So, Darius conquered Afghanistan and Taxila and called it his own, making it part of the Persian Achaemenid Empire. He asked a Greek, Scylax of Caryanda to explore the area. The person who recorded all of this was another Greek, Herodotus, who called the area Hindush/Sindh/Taxila Satrapy (Satrapy means province) based on the Old Persian name for the Indus river – Hinduš. This area formed the Eastern edge of the Persian Empire and thus the farthest point of the ‘known world’ (meh). Anyways, according to Herodotus, Scylax started his journey from Gandhara (wait, what?) which was between the Kabul and Indus Rivers.
Ok, so two big names in Indian history – Gandhara and Taxila were actually in Afghanistan and West Pakistan? I know the Indus valley civilization was based in Pakistan, but this goes beyond! After all, Gandhara plays an important role in both the Ramayana and the Mahabharata. The Mahabharata talks of Shakuni, the Prince of Gandhara, which was close to the Kuru Kingdom. This was around 1000 BCE (take all these numbers with a pinch of salt, there’s something really off with marking everything as AD/BC/BCE), which is technically after the Vedic Period of Indian history. That means that before the Persians and the Greeks stopped by, India already had written pretty much everything about the Universe, how to rule and everything else under the Sun, that too in poem form. Cool.
Moving on, the next person to visit the region was Alexander the Great, who was definitely interested in taking all of India, but, as the story goes, a Sanyasi told him that he’d not be able to cross the river Ganga and would have to turn back, which he did, because his army mutinied near the Beas river (my beloved Beas! The Armies feared Alexander’s interests in moving further East, where the Nanda Empire thrived, with their 200,000 infantry, 80,000 cavalry, 8,000 chariots, and 7,000 war elephants). All of this is recorded in a book called Indica by one of Alexander’s main historians, Arrian (and by Plutarch in Parallel Lives). He’s one of the historians to record that no Indian had till then gone out of their country to war. After Alexander’s death, his Macedonian Empire fell and was replaced by the Seleucid Empire. The Seleucid Empire was run by Seleucus I Nicator, one of Alexander’s generals. Seleucus came to India too, but instead of conquering it, he made a deal with Chandragupta Maurya to let him form the Mauryan Empire and marry Seleucus’ daughter in exchange for five hundred elephants. Chandragupta was a student of Chanakya and both of them were in Taxila when Alexander came by. With Chanakya’s help, Chandragupta beat the Nanda Empire (the same one which Alexander’s army was afraid of, partly because a lot of them had been killed by King Porus/Parvateshwara of Punjab in the Battle of the Hydaspes River, which is Jhelum, also now in Pakistan). Upon the formation of the Mauryan dynasty, India was technically two parts – the Mauryan Empire from Taxila in the West to the Eastern parts of Bangladesh and into the Deccan Plateau, with the exception of Kalinga, Pandya, Chera, Chola and Satyaputra kingdoms in the South. Chandragupta’s grandson, Ashoka the Great was able to unite all of those regions, but we are getting ahead of ourselves, so lets get back to Taxila.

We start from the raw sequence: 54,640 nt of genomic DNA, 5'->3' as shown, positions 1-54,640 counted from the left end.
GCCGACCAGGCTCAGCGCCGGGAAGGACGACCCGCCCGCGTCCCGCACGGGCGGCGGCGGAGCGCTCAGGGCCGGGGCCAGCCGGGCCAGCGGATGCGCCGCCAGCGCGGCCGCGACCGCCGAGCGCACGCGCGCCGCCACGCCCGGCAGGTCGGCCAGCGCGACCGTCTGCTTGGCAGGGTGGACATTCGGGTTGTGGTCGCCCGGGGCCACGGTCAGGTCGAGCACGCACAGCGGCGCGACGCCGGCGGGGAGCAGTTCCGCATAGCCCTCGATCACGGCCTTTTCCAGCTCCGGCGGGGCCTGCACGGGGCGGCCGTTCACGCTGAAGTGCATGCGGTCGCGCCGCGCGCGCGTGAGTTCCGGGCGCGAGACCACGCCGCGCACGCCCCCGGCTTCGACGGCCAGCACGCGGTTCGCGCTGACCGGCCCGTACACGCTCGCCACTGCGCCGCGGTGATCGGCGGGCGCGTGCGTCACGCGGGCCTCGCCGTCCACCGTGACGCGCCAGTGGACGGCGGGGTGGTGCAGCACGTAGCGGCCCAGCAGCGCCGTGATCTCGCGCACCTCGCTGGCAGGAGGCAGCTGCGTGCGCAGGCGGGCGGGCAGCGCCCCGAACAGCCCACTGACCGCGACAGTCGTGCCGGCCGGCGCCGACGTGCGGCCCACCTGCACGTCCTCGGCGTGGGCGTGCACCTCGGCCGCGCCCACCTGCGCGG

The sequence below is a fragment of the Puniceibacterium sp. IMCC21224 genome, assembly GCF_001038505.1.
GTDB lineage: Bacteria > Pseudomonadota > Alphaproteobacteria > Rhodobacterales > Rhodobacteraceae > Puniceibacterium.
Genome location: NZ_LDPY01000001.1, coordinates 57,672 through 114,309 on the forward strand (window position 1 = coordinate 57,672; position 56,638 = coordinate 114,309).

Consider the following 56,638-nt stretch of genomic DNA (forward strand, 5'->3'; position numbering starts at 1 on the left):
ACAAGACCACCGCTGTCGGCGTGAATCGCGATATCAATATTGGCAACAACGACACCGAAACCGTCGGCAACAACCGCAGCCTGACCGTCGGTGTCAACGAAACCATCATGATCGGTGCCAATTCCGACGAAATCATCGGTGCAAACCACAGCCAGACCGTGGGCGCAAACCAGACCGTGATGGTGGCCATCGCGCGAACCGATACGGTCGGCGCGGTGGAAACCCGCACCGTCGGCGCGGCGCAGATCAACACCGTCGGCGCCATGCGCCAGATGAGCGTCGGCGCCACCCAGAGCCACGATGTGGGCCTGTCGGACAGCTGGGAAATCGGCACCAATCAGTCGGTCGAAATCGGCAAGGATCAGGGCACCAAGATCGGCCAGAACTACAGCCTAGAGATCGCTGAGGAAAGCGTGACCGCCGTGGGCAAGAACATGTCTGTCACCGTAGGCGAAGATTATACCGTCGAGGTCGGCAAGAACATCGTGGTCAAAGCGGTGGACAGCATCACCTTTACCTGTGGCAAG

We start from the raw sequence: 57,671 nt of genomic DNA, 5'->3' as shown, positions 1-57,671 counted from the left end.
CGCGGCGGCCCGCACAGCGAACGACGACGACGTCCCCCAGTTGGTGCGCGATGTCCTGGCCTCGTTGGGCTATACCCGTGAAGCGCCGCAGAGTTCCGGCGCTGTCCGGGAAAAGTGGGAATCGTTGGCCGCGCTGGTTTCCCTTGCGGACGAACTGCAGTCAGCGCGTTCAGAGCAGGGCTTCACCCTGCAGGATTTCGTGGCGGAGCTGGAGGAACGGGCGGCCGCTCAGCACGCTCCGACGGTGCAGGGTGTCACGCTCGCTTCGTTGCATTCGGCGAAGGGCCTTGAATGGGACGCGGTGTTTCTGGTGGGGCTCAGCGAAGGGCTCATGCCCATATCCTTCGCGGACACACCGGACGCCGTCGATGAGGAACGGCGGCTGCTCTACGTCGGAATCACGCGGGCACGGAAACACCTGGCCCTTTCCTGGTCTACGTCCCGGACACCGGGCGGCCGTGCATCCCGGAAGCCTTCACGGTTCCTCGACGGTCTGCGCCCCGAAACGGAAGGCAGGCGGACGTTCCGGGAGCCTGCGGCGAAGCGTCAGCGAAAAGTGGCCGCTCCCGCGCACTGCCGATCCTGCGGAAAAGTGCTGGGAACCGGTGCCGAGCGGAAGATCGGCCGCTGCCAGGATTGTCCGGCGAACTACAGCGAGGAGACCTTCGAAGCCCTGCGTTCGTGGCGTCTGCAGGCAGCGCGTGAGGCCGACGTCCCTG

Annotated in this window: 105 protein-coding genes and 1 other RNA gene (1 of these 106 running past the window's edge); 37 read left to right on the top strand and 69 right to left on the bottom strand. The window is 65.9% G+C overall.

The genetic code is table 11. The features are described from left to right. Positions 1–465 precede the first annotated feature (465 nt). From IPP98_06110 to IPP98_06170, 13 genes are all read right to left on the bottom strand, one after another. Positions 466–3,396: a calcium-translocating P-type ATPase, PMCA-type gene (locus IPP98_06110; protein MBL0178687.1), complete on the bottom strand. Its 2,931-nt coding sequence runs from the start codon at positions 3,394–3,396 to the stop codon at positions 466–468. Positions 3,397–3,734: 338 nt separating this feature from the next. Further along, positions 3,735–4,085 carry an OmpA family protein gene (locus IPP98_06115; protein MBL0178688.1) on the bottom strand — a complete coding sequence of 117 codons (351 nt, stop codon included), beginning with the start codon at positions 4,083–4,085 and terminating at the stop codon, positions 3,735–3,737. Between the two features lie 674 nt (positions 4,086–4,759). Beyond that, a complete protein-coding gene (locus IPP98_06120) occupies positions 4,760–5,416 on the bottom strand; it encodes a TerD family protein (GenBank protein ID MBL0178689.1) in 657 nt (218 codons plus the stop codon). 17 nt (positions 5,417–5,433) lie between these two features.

Around the time when Ashoka was unifying India, the area in the Hindu-Kush range in Afghanistan freed itself from the Seleucid Empire and came to be called the Greco-Bactrian Kingdom (or the Indo-Greek Kingdom) under the rule of King Diodotus I of Bactria. They made contact with China and India, so much so that they even sent an Ambassador (named Megasthenes) to Chandragupta’s court. One of the most famous of Indo-Greek kings was Menander I Soter, who is also known as Milinda I the Savior in the Pali script. (Hmmm, Milinda? I’ve studied about him in history. Pali is an Indo-Aryan language descended from the Prakrit language, which itself was derived from Sanskrit). Milinda’s rule was after the fall of the Mauryan Empire, so there was plenty of room to expand. Milinda was born in the Caucasus region, which is between the Caspian Sea and the Black Sea (modern day Georgia, Armenia, and Azerbaijan; huh, any relation to Caucasian, which is what pretty much every White person is called nowadays? Quick wiki-surfing tells me – Yes! Some German Philosopher Christoph Meiners classified all peoples as two races – Caucasians and Mongolians and he thought the Caucasians were more attractive, sensitive and virtuous). Now, Ashoka had taken up Buddhism after his bloody war against Kalinga and he spread it across the region as “a doctrine that could serve as a cultural foundation for political unity”. (huh, much like Christianity was the cultural foundation for political unity in the West; albeit with a lot of bloodshed to accompany it. Imagine a Buddhist India!)